The Benefits of Oil Exploration

Published August 27, 2008

In the Sentinel‘s August 24 editorial, you point to several reasons why offshore drilling would have a negative impact. (“We Think: Opponent Of More Offshore Drilling Should Stand Firm,” August 24)

Your first argument is that drilling now would “take years to materialize.” Had Bill Clinton not vetoed a Republican energy bill during his administration, we would currently be reaping the benefits of the oil located off of our coast. If we don’t drill now, this conversation will be a perpetual one.

Your second argument is that offshore drilling will not reduce our dependence on foreign oil. While it may not bring about energy independence (the U.S. will likely never be energy-independent), it will allow for the oil to be drilled here in the U.S., where we have more regulations promoting safe and responsible drilling. Many of the world’s other oil-producing nations have fewer safeguards protecting the environment compared to the U.S.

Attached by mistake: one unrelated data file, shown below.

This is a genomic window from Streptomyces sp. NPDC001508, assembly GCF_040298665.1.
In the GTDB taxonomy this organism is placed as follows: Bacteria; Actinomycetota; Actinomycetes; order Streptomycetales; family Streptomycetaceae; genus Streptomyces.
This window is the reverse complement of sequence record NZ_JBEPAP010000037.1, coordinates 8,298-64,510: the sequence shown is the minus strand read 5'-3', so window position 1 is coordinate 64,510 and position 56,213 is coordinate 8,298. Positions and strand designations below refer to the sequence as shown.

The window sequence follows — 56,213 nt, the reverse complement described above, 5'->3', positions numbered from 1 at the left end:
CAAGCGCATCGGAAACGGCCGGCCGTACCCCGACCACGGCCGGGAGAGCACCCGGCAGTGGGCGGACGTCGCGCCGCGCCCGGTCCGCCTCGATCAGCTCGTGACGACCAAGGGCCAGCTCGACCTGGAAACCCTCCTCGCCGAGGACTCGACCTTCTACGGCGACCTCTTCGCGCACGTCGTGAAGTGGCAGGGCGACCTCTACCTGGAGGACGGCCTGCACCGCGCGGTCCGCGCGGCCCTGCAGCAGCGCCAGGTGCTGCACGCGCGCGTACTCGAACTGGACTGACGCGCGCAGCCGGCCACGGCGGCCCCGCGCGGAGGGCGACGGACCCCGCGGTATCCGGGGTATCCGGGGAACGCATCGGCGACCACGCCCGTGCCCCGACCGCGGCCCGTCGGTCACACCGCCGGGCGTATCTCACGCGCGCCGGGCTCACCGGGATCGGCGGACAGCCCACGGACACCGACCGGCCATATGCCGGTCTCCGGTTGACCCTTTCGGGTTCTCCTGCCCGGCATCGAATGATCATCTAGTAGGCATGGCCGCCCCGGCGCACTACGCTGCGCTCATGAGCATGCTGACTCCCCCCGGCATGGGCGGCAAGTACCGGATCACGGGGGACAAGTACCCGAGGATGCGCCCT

The Sentinel‘s final argument is that oil drilling will cause spills. From 1980 through 1989, 7.4 billion barrels of oil were acquired from off the coast of the U.S. with only 0.001 percent of oil spilling into the ocean–that’s less than the amount of oil that seeps into the ocean naturally.

Given our soaring energy costs, it’s time for America to take advantage of the natural resources right at her doorstep.

Zonia M. Pino ([email protected]) is a legislative specialist for The Heartland Institute.